Australian Prime Minister Scott Morrison might have been unable to attend this year’s Lonsdale Street Greek Festival but his visit at the “home” of the Greek Community of Melbourne on Thursday, featuring traditional cuisine and dancing at its best, most likely compensated for the absence.
Joined by the Minister for Immigration, Citizenship and Multicultural Affairs David Coleman and the Liberal Party candidate for Chisholm, Gladys Liu, Mr. Morrison arrived for his first ever visit at the ‘Greek Centre for Contemporary Culture’ shortly after 2pm.
Following a brief tour around the facilities that get more than 1,400 visitors per week, guests also got a glimpse into the Greek teaching classrooms and watched a brief video about the GCM’s activities, Mr Morrison had a one-on-one meeting with GCM President Bill Papastergiadis. The state of Greek language teaching, pensions and the needs of newly arrived migrants were among the topics discussed.
As Mr. Papastergiadis told Neos Kosmos, the PM’s visit is part of the ongoing communication GCM has with the government to ensure demands of the Greek community are taken into account by the country’s leadership.
The visit was concluded at the Greek Centre’s Melina restaurant, with officials given a warm welcome sampling Greek cuisine and watching a traditional dance performance.
Spirits were high with the PM even joining along Mr Papastergiadis the dancing circle for a tsamiko!
Greek Community leadership is exemplary
Mr Morrison gave his own personal insight into the success of tennis star Stefanos Tsitsipas at the Australian Open, but also spoke of the significant contribution that migrants have contributed to Australia citing studies that have shown that first and second generation migrants are consistently do well in any metric that considers the population as a whole.
“It’s impossible to think about Melbourne without thinking about the Greek community, these two ideas are inseparable,” said Mr Morrison in his opening address stressing that the Greek community broadly has helped “built a great [Australian] nation” with their contribution pervasive across the country.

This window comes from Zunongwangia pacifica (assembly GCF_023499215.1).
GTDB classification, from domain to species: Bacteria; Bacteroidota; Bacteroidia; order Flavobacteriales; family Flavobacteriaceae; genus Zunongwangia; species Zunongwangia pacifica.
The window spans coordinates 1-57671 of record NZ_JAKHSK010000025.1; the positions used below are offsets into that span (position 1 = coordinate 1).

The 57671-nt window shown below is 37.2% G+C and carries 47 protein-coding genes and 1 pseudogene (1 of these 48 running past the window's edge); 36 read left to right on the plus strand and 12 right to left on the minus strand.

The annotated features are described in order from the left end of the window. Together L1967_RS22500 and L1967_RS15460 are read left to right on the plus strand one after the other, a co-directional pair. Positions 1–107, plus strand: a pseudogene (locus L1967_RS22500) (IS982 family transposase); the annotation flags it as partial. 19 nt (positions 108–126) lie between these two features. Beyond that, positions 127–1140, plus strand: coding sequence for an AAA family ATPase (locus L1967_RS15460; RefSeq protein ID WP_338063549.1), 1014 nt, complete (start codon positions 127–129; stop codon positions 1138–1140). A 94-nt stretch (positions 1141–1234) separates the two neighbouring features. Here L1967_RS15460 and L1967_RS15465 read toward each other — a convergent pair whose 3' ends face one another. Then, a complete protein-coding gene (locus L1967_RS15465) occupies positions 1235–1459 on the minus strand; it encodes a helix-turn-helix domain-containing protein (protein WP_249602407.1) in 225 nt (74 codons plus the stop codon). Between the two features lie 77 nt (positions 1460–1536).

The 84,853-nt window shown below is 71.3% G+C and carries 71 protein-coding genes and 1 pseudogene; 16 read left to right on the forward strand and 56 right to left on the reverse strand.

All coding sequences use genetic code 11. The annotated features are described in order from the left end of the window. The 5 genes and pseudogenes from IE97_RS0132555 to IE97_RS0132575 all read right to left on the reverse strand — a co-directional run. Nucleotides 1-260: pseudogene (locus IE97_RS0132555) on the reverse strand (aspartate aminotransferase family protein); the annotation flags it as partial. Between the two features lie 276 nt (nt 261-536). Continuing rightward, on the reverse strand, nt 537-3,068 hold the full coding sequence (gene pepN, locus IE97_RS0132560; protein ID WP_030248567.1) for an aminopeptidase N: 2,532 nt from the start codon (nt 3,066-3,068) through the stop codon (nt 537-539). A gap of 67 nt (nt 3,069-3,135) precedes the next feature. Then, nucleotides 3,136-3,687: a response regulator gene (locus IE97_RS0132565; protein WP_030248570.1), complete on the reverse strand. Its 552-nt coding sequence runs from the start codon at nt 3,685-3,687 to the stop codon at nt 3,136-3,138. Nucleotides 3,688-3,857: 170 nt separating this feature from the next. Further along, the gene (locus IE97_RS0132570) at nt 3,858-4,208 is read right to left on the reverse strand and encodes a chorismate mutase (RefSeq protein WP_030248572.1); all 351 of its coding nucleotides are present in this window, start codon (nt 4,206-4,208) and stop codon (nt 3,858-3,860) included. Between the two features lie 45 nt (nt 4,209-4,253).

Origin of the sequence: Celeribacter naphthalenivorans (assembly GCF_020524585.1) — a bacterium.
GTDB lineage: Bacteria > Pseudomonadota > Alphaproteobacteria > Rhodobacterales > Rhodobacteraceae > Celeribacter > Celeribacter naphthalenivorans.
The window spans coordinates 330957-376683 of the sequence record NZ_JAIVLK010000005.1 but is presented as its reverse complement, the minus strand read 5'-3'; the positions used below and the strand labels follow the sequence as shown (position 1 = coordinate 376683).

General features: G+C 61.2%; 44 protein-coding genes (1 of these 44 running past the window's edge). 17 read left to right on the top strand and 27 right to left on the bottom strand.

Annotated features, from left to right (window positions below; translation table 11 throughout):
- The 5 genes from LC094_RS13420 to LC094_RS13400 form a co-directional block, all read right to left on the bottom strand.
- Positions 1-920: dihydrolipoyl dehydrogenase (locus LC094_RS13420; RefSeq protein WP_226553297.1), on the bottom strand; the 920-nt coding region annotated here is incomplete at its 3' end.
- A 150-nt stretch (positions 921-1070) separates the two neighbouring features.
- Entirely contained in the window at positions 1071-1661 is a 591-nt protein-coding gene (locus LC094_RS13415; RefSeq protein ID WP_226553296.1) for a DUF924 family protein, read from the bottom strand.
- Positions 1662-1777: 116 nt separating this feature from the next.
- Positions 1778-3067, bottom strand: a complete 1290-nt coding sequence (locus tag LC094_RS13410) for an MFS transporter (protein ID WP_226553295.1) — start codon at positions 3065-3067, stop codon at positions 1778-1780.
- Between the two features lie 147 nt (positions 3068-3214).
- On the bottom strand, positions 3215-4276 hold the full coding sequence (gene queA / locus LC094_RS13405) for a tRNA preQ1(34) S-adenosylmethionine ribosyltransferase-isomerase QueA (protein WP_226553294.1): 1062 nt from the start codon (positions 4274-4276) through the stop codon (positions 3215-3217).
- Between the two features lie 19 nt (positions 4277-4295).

He also made special mention to the Greek Community’s leadership in Melbourne having set the standard for all communities to work towards, through helping their members become part of the nation and establishing a high level of social services.
Mr Papastergiaidis also spoke about the GCM’s outreach citing the work that it had just commenced with the assistance of former Neos Kosmos English editor Fotis Kapetopoulos and the South Sudanese community who were looking at the GCM as mentors.
The Prime Minister said that it was a great development and in fact was what he expected an organisation with the international reputation that the GCM had to be doing. He was impressed by the volume of education programs and cultural activity.
Finally, the PM stressed the government’s ongoing commitment in supporting the work of the Greek community, at which point Mr Papastergiadis intervened to remind attendees of the $2m federal funding that was directed towards constructing the Greek Centre’s building.
In appreciation of his contribution to multiculturalism and his visit to the Greek Centre, Mr Morrison was awarded an honorary plaque.
During the event, plaques honouring their contribution towards the realisation of “The Kaias Education Level” and “The Delphi Bank Mezzanine Level” were also presented respectively to Mr Greg Kaias and head of Delphi Bank Mr Jim Sarris.